Book Review: Willful Child by Steven Erikson

“Ah, Tammy, you really don’t understand biologicals at all, do you? We need to struggle. We need to strive for something forever just outside our reach! We need to dream! We need–Tammy, why did you go to close-up on me with the main viewer?”black line 2

Willful ChildWillful Child by Steven Erikson

Genre: Science Fiction, Satire

Series: Willful Child #1

Publisher: Tor Books (November 2014)


Wendy’s Rating: 2.5 stars

These are the voyages of the Willful Child and it’s arrogant captain, Hadrian Alan Sawback, who is this:

tumblr_inline_ncvstbfsJa1t097urcombined with a healthy dose of this:
18450627and some of this:

In my quest to read more science fiction, I have made a point of reading scifi books by authors whose fantasy novels I have enjoyed. Steven Erikson’s epic Malazan series led me to this book, which is more than just science fiction. It’s his very tongue in cheek homage to Star Trek, a show he loves dearly, and an obvious cathartic break from his decades long work on Malazan. For these reasons, I can most certainly appreciate the effort, but frankly, I’m just not a fan.

Not that the book isn’t well written. Lots of interesting characters and Erikson’s already proven skill with words and his sharp wit. It’s not easy to nail comedic timing in a non-visual medium, but Erikson manages some fantastic sight gags with just words on a page. The banter and power struggle between Sawback and Tammy, the AI that’s taken over his ship, is particularly amusing.

The problem is that the jokes get old fast when it’s just a variation of the same. Particularly the ones involving Sawback’s lechery and misogyny (he doesn’t actually hit women unless they attack first, but he does frequently undress them with his eyes and undermines them completely). I get it. This is satire and I’m fine with that. But after a while, it all gets boring because Sawback and his people really don’t learn or grow or do anything. Sawback is the intrepid hero who is always right even when he’s wrong, and even though the women don’t indulge his antics, much of which come from inner monologues anyway, I grew tired of hearing about it.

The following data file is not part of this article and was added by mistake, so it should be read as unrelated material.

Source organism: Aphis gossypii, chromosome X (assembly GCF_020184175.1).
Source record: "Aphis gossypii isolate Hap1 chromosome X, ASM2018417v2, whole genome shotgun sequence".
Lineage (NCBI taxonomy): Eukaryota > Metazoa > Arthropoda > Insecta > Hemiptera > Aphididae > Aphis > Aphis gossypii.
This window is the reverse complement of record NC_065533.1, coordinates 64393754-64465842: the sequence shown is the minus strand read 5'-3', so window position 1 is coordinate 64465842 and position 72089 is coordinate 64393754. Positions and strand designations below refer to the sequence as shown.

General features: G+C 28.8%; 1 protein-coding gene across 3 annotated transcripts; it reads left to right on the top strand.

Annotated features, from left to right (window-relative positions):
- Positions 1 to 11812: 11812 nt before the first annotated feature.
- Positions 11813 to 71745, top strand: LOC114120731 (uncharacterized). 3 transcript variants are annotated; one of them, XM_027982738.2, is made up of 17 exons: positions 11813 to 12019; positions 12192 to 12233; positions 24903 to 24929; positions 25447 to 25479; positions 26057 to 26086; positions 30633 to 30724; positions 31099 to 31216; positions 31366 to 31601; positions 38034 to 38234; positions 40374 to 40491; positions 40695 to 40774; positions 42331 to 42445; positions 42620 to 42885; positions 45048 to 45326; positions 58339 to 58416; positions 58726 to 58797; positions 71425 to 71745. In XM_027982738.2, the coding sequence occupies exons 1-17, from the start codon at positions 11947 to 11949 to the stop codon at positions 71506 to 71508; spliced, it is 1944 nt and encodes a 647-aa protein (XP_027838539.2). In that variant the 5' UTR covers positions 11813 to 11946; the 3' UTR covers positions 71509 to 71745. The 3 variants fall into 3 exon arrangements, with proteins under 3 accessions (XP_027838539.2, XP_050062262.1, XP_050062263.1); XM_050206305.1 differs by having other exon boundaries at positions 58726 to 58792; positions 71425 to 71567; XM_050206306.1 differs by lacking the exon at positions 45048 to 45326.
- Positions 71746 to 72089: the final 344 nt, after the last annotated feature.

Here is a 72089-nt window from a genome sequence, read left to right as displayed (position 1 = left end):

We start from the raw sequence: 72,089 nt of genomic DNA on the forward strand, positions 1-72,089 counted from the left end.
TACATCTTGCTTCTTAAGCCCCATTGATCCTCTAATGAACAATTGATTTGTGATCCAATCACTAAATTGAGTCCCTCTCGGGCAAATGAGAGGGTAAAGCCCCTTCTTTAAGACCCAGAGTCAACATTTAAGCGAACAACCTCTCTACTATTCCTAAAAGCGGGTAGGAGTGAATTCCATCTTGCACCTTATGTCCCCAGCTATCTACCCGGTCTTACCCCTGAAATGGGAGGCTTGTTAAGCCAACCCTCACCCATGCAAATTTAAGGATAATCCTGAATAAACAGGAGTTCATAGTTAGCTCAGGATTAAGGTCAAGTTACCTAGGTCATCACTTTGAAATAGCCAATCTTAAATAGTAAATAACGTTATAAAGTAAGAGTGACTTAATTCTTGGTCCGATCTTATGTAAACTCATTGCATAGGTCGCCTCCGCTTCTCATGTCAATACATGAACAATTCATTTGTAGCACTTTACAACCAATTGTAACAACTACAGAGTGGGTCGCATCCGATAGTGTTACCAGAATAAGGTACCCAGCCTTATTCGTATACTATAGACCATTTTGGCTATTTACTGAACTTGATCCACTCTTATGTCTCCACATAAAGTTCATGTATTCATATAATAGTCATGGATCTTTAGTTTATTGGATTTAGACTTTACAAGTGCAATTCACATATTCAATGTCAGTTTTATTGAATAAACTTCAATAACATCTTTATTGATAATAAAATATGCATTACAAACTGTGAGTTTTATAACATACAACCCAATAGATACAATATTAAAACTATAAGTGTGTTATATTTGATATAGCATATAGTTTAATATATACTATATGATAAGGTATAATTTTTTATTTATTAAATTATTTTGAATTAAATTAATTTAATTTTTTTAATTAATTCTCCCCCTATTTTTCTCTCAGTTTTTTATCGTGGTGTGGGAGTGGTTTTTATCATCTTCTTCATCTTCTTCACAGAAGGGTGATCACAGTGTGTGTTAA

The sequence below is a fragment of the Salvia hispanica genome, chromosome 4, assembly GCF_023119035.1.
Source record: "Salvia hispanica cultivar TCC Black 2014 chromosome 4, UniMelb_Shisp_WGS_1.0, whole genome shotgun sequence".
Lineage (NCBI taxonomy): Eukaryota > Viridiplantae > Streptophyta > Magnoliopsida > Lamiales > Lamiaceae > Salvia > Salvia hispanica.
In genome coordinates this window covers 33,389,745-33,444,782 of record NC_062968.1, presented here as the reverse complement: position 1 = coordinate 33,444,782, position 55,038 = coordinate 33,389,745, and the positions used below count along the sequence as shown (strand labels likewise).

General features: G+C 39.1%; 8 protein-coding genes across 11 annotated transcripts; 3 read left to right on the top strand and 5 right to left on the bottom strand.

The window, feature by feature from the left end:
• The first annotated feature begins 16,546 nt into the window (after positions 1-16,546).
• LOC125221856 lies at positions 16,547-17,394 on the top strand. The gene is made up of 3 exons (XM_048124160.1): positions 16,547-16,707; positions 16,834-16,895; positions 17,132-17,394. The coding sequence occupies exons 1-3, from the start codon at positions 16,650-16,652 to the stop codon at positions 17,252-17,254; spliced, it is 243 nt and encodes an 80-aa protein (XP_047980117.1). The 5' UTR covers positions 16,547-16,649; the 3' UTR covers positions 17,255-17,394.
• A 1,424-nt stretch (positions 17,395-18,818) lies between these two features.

The ridiculousness of Captain Kirk is reknown and I praise Erikson for being able to satirically critique something he loves so much, but I think he could have done so within a few less pages. When I heard about the sequel, Willful Child: Wrath of Betty, I had to roll my eyes because I can’t help but think that this is just going to be more of the same, and, I predict, somewhere along the way, this will happen:


Wendy 2

For a very different opinion of this book, check out Mogsy’s review!

9 Comments on “Book Review: Willful Child by Steven Erikson”

  1. I want to read it only because the AI’s name is Tammy, lol. I am very picky about my humor in SF, so it’s possible I might have the same issues that you did. Although it sure sounds like a great idea!


  2. he he …. OK. I’ll pass on this one. 🙂 It’s not one I was very tempted by to begin with. I hate when things try to be funny, but just miss the mark by over doing it. Kinda sounds like that happened here.


    • Don’t take my word for it. Mogsy and others loved it so maybe I was just not in the right frame of mind to appreciate it. It was indeed funny but… too much of a good thing.


  3. I tried to read this one some time ago but it ended in the DNF pile exactly for the reasons you quote: what could have been fun – and perfect – in a short story, soon becomes repetitive and not-funny-anymore in book length.


  4. Pingback: #RRSciFiMonth Book Review: Willful Child: Wrath of Betty by Steven Erikson + Giveaway | The BiblioSanctum

  5. Pingback: Audiobook Review: Memories of Ice by Steven Erikson | The BiblioSanctum

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